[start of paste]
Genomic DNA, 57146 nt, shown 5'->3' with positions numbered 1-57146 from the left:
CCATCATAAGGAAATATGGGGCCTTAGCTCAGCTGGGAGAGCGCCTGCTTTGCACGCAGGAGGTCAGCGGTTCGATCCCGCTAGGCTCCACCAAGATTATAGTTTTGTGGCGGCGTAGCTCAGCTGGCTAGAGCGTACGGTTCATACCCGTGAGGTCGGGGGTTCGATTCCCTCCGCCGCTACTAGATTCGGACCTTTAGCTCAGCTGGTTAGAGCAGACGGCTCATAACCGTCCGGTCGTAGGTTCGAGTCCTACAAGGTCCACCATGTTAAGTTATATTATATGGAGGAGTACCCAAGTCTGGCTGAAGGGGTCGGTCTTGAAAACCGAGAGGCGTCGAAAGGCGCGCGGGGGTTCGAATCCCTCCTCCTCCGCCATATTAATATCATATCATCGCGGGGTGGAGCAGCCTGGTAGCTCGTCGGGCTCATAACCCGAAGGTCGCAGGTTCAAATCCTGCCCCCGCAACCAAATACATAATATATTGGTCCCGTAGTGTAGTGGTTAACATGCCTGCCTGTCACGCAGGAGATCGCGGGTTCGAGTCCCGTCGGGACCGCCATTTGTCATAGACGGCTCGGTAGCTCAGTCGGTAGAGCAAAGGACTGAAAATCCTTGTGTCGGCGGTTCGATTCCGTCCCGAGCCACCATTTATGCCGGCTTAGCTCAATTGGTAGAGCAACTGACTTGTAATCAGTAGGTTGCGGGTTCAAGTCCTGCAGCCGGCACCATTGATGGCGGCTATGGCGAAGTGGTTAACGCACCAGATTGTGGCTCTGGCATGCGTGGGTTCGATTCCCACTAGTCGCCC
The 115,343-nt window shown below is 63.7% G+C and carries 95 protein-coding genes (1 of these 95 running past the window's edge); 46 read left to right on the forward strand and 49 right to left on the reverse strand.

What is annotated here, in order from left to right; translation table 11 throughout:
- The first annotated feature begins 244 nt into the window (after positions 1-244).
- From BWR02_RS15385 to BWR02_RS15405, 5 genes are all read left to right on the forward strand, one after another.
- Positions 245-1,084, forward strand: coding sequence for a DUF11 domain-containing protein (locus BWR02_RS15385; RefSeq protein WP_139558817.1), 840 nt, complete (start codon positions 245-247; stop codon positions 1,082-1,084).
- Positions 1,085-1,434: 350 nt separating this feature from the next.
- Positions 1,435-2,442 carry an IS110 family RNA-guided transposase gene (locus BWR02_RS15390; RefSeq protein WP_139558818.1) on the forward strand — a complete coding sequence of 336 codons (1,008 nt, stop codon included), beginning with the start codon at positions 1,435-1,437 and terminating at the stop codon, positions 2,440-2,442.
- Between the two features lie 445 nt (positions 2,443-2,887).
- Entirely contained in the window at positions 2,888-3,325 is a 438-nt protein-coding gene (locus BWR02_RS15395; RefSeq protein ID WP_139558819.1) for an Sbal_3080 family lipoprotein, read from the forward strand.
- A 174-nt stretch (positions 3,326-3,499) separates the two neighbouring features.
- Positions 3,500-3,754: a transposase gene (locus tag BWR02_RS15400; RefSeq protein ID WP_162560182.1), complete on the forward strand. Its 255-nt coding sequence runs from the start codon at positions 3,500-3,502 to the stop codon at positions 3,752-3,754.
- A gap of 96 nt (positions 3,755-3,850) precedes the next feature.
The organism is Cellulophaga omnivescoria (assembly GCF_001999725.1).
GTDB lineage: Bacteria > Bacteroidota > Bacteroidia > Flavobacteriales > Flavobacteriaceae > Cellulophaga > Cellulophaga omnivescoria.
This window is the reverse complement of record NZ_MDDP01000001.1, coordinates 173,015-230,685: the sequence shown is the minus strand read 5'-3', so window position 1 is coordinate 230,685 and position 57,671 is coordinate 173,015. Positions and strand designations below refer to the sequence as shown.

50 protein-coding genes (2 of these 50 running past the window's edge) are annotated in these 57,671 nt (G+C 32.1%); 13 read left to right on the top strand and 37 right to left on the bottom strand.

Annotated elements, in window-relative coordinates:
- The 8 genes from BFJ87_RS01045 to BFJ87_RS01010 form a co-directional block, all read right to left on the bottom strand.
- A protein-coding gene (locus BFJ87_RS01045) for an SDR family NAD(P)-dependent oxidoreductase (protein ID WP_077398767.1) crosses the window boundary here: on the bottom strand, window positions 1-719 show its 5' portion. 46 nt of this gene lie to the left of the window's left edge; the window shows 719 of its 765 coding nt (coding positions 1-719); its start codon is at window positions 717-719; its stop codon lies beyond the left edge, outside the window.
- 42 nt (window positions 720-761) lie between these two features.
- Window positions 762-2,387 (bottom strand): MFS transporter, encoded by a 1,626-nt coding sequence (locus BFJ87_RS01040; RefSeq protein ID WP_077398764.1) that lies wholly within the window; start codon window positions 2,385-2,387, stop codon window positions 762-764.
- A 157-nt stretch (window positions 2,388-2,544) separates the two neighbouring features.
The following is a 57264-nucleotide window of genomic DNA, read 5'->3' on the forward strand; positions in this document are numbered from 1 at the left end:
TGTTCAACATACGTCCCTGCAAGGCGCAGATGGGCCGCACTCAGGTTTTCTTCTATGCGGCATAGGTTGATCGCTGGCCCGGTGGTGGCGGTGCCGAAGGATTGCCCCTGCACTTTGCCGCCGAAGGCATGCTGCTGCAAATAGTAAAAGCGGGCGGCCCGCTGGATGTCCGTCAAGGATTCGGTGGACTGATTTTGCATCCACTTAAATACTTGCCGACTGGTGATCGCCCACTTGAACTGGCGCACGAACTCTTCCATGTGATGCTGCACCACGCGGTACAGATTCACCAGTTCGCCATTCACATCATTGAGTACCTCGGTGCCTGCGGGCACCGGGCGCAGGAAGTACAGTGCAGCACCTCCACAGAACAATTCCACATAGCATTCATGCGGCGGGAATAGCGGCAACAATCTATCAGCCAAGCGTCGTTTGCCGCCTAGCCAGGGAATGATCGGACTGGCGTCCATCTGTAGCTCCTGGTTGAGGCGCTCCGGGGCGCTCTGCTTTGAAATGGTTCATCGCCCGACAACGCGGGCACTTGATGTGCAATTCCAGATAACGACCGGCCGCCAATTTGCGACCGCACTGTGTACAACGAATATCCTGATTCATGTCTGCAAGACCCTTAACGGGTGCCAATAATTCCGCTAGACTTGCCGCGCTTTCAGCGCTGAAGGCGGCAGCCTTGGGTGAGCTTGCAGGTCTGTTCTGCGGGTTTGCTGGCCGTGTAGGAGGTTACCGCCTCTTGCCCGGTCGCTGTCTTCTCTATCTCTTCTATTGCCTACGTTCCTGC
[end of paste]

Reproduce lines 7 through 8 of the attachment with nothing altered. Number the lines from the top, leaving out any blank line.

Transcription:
- Positions 245-1,084, forward strand: coding sequence for a DUF11 domain-containing protein (locus BWR02_RS15385; RefSeq protein WP_139558817.1), 840 nt, complete (start codon positions 245-247; stop codon positions 1,082-1,084).
- Positions 1,085-1,434: 350 nt separating this feature from the next.